Sahm and Hatcher both say the biggest challenge to the restoration project, estimated to take a year to complete, is keeping up enthusiasm among the volunteer divers, whose numbers are dwindling as business picks up in advance of season. Both Dr. Alex Brylske and Ken Nedimyer have advice on that.
“In my experience there’s no need to keep volunteers motivated,” says Dr. Brylske. “Folks who do this are always willing to help. The only thing that can thwart enthusiasm is for projects to be hindered or halted by governmental interference or red tape. That’s the death knell to any project.”
“Empowering recreational divers to help restore our coral reefs is an essential step in doing this on a scale big enough to make a difference,” adds Nedimyer. “Appreciation and recognition will go a long way.”
Sean Kingscote, a regular volunteer diver, says the team can count on him. “Volunteering is in my blood and have raised my children to understand that by giving back selflessly, it will be reward enough in the end. So until this reef is repaired I will be out as often as I can to help.”
The volunteers are already reaping the rewards of their work by witnessing life return to the damaged reef.
“Today I saw a decorator crab with big pieces of algae attached to its shell – and I hadn’t seen one in 20 years!” says an excited Lois Hatcher. “Now we have a friendly grouper that has moved in and it follows the divers around watching us work, we call it the ‘Supervisor.’ It reminds us that these creatures need a home so what we are doing is repairing their home.”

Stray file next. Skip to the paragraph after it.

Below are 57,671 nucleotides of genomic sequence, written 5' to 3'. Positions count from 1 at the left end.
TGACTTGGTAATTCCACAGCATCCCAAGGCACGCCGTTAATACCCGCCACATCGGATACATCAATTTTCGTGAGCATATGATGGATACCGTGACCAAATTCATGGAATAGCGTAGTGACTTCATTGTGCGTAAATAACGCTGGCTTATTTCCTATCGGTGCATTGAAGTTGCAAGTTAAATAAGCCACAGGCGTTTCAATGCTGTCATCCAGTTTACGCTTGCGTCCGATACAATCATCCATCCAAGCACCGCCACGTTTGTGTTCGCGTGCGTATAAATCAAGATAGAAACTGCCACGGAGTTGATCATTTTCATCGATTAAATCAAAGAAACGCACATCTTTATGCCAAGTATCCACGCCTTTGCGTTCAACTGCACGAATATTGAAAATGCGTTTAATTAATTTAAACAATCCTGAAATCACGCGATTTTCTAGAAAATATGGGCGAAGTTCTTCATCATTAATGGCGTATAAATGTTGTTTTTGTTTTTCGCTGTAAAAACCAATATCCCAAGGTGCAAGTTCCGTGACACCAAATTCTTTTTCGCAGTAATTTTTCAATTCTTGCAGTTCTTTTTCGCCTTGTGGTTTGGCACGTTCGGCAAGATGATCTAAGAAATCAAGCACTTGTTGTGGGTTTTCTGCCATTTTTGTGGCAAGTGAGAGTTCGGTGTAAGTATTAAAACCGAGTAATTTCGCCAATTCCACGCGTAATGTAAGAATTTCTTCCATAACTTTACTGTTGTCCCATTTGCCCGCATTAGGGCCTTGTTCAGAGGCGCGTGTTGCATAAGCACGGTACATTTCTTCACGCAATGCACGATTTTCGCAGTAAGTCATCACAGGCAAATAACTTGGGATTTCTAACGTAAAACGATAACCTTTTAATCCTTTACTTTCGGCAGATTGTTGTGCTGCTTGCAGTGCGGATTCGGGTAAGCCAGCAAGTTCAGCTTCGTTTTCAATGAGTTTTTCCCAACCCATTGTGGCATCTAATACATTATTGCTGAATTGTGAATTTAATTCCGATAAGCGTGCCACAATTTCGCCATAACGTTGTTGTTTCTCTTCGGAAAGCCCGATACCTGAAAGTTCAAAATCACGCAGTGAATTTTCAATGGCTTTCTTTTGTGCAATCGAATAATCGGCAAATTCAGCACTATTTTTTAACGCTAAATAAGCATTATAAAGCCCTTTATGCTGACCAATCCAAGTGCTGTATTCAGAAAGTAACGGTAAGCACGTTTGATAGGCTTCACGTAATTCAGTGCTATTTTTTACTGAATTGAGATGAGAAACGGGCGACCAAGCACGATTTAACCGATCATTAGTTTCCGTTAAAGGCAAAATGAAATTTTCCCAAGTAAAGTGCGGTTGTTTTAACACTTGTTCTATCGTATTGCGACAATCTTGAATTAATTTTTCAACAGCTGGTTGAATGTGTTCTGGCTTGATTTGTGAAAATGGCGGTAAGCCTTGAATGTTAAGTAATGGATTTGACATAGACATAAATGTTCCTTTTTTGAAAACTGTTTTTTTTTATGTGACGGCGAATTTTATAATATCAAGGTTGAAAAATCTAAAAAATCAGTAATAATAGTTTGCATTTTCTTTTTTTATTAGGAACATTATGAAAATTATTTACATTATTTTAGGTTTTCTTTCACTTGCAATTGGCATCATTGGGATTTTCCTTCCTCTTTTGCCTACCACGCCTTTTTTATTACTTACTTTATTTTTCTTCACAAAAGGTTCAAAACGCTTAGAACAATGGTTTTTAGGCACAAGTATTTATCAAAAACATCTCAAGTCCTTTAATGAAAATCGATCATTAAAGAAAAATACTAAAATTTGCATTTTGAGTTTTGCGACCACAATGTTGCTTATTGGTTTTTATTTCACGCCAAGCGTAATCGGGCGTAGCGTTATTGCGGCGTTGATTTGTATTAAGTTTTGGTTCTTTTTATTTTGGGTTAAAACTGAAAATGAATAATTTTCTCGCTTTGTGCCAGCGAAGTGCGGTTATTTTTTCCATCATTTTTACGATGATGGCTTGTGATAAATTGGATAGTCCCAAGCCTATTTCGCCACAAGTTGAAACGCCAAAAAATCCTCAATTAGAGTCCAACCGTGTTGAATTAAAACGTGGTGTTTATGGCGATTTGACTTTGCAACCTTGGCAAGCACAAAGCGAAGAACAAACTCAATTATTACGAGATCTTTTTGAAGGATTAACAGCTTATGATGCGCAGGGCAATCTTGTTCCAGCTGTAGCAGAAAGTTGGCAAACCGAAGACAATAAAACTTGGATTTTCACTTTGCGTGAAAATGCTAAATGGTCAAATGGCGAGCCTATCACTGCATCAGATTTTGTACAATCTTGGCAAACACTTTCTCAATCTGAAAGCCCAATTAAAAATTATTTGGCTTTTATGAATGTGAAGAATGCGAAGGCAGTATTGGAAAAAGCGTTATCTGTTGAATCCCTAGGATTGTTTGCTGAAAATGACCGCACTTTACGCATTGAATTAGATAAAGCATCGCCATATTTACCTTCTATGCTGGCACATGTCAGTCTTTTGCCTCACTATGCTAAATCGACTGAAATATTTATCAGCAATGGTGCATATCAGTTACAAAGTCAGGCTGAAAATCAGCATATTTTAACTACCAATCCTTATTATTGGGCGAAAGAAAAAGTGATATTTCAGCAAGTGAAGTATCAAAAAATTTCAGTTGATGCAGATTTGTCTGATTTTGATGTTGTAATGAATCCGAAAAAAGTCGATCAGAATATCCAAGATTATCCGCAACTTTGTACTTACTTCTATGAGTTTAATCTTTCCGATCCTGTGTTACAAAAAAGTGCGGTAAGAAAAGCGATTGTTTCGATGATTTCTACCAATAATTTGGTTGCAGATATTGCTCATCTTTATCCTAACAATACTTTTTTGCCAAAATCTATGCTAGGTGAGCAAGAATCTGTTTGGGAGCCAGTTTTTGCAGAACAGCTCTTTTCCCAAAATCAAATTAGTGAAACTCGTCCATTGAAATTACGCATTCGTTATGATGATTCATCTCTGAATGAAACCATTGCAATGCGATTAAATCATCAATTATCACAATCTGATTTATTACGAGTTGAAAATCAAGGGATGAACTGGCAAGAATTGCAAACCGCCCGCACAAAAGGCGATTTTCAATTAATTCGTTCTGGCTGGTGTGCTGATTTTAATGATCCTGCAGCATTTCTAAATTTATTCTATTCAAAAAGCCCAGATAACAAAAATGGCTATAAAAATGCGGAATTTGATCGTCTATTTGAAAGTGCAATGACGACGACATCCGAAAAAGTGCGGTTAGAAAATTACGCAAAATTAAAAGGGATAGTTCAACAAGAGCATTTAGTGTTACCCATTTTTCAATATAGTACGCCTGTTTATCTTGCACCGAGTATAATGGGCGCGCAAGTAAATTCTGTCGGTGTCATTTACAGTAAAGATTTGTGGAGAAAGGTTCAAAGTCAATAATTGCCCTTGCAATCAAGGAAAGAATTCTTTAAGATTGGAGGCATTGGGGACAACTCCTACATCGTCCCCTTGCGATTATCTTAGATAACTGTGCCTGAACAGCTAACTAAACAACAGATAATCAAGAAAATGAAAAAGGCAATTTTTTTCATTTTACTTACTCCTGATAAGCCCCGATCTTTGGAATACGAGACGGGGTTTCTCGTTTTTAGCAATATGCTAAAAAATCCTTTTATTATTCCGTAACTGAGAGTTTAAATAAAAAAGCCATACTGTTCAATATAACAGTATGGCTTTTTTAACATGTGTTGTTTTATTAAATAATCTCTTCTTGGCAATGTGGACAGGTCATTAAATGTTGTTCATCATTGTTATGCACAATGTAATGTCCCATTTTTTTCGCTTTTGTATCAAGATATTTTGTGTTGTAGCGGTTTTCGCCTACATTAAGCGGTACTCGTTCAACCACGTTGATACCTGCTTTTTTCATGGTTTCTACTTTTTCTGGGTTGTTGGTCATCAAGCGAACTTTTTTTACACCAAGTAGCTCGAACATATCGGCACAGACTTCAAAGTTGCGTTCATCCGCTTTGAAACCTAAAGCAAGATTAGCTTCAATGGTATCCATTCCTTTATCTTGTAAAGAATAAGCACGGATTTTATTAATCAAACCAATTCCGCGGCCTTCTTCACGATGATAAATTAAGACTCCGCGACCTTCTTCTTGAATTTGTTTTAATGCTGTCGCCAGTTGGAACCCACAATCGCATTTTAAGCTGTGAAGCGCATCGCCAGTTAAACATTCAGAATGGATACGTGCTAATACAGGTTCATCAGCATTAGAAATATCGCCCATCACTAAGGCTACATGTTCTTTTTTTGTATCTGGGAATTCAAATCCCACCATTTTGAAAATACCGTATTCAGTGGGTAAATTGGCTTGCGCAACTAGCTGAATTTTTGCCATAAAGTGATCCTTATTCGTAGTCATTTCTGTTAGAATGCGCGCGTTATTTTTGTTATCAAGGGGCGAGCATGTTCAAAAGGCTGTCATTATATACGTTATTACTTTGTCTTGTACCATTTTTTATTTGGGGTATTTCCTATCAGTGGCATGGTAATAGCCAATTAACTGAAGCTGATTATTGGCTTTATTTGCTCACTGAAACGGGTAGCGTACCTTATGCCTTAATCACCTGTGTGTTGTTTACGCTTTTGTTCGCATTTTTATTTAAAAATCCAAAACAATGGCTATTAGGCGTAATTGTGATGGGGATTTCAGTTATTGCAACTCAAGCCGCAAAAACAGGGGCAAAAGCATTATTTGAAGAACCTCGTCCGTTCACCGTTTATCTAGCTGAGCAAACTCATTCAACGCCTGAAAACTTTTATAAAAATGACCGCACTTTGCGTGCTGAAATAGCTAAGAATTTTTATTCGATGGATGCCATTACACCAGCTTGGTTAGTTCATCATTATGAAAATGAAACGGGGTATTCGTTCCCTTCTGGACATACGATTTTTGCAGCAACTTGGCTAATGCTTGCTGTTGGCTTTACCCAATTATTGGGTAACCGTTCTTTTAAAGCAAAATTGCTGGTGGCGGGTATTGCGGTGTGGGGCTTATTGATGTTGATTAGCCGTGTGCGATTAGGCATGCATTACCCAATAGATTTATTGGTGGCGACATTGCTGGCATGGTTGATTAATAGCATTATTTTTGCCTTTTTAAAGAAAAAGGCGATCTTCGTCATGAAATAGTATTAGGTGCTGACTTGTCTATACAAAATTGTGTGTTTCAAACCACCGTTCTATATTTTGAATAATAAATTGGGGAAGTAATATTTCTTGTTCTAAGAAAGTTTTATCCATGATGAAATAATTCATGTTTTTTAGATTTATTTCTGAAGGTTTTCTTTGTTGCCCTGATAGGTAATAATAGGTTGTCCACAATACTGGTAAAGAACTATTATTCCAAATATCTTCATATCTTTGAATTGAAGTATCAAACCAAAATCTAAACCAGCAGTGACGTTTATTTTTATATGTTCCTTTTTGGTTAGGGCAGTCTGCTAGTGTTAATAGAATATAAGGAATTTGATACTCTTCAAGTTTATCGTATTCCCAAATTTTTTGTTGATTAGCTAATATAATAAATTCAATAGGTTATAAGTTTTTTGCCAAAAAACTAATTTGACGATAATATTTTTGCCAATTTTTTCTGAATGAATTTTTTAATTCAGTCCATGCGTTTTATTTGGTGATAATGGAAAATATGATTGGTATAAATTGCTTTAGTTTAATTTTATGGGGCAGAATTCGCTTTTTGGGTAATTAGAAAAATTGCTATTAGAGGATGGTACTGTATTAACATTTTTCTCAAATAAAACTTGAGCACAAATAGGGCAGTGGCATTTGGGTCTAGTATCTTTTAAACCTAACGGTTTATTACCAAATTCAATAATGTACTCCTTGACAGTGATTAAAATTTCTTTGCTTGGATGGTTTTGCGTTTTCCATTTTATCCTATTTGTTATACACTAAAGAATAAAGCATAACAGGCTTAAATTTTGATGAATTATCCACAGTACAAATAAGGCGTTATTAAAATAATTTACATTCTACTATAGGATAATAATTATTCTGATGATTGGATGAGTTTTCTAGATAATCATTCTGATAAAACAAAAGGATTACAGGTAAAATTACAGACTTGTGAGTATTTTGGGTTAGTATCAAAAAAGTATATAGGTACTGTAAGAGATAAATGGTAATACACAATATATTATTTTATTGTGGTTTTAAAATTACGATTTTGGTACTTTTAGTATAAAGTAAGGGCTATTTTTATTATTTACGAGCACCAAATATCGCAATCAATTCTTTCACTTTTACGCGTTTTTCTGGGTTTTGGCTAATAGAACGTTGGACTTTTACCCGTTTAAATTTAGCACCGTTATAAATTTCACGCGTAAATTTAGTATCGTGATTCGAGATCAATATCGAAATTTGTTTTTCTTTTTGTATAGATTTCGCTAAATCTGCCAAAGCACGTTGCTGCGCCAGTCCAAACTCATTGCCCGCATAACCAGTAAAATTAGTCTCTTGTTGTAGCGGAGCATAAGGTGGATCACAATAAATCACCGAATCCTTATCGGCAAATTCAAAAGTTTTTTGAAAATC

Ocean Frontiers co-founder Steve Broadbelt was well aware of Hatcher’s background and training when he hired her in 2012. He plans to establish a coral nursery at Ocean Frontiers, one of Grand Cayman’s most conservation minded companies.
“East End has the healthiest reefs on the island and we want to keep it this way by being prepared for environmental challenges that may come up,” says Broadbelt. “The nursery will be an on-going coral farm to help seed our reefs as needed to keep them healthy and thriving.”
During the past 20 years Hatcher has seen first hand the changes in Cayman’s reefs.
“The Elkhorn and Staghorn coral that used to be plentiful here are now hard to find,” she says. “We need to stop the loss of coral – if we save half of it, its still better than none and complete loss.”
Ken Nedimyer says the coral reefs of the world, and particularly the Caribbean, are in a very serious state of decline. Some are almost totally gone, so coral “gardening” is their last hope.